Rt. Hon Matt Hancock MP
Secretary of State for Health and Social Care
Department of Health and Social Care
39 Victoria Street
London
SW1H 0EU

30 November 2020

Dear Secretary of State

RE – JCVI prioritisation list, Covid-19 vaccine

Following the encouraging news that several Covid-19 vaccines have been found to be effective, I am writing to you regarding the prioritisation of patients from Black, Asian and minority ethnic communities as part of the Covid-19 vaccine roll out.

General practice stands ready to support the efforts of the Government and the JCVI (Joint Committee on Vaccinations and Immunisations) and to play a key role in ensuring the forthcoming vaccination programme is safely, effectively and efficiently delivered. However, it is important that we understand the rationale for why the vaccine is being given initially to some groups rather than others.

Throughout the pandemic the RCGP has raised significant concerns about the extent to which GPs, their practice staff, and patients from Black, Asian and minority ethnic communities are disproportionately affected by Covid-19. As you are aware, data shows that death rates from Covid-19 are amongst the highest in patients from Black, Asian and minority ethnic communities yet we note that they are not included on the initial JCVI prioritisation list ahead of roll-out of the vaccines.

We appreciate it is important to keep the prioritisation criteria as simple as possible and there may be legitimate reasons, such as data availability, why it is not possible to reflect ethnicity in the current list. We also recognise the practical difficulties faced, namely the need to roll out a vaccination programme as quickly as possible and the importance of simplicity when doing so.

However, it is important that GPs and their patients are aware of the rationale for the decisions made, particularly as data clearly indicates that patients from ethnic minority backgrounds are more susceptible to contracting and dying from the virus. While some of this may be due to the higher prevalence of pre-existing conditions within the BAME communities, a recent study by the Office of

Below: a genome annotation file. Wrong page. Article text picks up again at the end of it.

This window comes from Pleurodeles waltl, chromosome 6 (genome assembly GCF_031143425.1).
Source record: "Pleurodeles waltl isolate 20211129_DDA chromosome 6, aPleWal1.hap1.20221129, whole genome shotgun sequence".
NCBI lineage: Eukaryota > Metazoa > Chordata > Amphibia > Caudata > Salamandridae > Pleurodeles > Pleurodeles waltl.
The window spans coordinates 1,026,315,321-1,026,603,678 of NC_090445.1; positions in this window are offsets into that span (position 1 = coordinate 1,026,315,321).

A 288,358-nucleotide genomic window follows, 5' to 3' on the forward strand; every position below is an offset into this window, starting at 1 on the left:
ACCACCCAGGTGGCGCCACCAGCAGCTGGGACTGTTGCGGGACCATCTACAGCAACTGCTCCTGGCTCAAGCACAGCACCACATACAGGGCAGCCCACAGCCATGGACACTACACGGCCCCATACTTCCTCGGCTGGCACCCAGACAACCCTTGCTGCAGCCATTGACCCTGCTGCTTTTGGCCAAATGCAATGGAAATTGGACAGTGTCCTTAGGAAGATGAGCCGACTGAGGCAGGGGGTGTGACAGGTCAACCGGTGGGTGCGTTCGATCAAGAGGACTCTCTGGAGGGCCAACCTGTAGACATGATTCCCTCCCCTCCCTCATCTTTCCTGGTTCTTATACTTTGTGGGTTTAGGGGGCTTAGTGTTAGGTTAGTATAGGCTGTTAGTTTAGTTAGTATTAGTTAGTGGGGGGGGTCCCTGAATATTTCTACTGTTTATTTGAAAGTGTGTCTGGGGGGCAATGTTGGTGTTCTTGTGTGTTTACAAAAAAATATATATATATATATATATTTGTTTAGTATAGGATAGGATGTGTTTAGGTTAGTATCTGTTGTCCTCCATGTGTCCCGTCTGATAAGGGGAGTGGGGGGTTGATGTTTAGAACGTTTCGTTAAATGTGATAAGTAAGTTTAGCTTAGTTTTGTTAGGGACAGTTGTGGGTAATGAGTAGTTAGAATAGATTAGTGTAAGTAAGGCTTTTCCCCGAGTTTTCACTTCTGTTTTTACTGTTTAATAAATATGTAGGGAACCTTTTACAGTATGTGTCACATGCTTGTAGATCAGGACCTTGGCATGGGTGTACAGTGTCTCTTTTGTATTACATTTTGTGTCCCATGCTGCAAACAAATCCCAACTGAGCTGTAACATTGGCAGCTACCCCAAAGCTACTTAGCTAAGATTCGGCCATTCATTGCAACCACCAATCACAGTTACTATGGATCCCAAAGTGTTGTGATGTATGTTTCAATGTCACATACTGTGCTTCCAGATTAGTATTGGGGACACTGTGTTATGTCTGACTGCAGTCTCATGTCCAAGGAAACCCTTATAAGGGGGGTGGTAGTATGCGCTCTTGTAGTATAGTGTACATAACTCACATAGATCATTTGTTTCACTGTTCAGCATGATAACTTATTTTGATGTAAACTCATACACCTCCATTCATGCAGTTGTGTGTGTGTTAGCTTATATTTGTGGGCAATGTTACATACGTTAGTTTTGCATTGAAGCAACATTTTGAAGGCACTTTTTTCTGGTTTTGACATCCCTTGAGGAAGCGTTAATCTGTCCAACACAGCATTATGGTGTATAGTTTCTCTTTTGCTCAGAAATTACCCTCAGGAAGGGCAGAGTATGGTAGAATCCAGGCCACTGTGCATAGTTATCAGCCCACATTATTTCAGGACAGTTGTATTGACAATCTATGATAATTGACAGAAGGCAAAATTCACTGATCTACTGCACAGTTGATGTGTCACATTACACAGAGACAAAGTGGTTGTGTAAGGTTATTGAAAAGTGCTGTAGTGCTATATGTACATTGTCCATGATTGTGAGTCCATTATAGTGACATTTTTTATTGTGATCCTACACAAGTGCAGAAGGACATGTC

National Statistics suggested that is not sufficient to explain the disparity in mortality rates from Covid-19, and emphasises the importance of demographic and socio-economic factors, such as place of residence and occupational exposure.

We would therefore like to ask for clarification of the rationale for people from Black, Asian and minority ethnic communities not being included on the initial JCVI prioritisation list and to be able to communicate this clearly to our members. We would additionally like to know whether using a risk score that accounts for ethnicity, geographical socio-economic indicators, and other related factors has been considered.

I would be happy to meet with you or with colleagues from the JCVI to discuss further. I do appreciate the complexities and difficulties of the decisions that are having to be taken and can assure you of the support of the RCGP and the profession in the national effort to vaccinate the population against Covid-19.

Yours sincerely,

Professor Martin Marshall, Chair of Council RCGP

Cc: Professor Andrew Pollard, Chair, Joint Committee on Vaccinations and Immunisations
Professor Jonathan Van-Tam, Deputy Chief Medical Officer
Professor Wei-Shen Lim, Joint Committee on Vaccinations and Immunisations

The item has been added to your basket.

Continue shopping

Go to basket

This item is out of stock.

Continue shopping

The item is out of stock.

Yes Continue shopping

An error occurred adding your item to the basket:

Continue shopping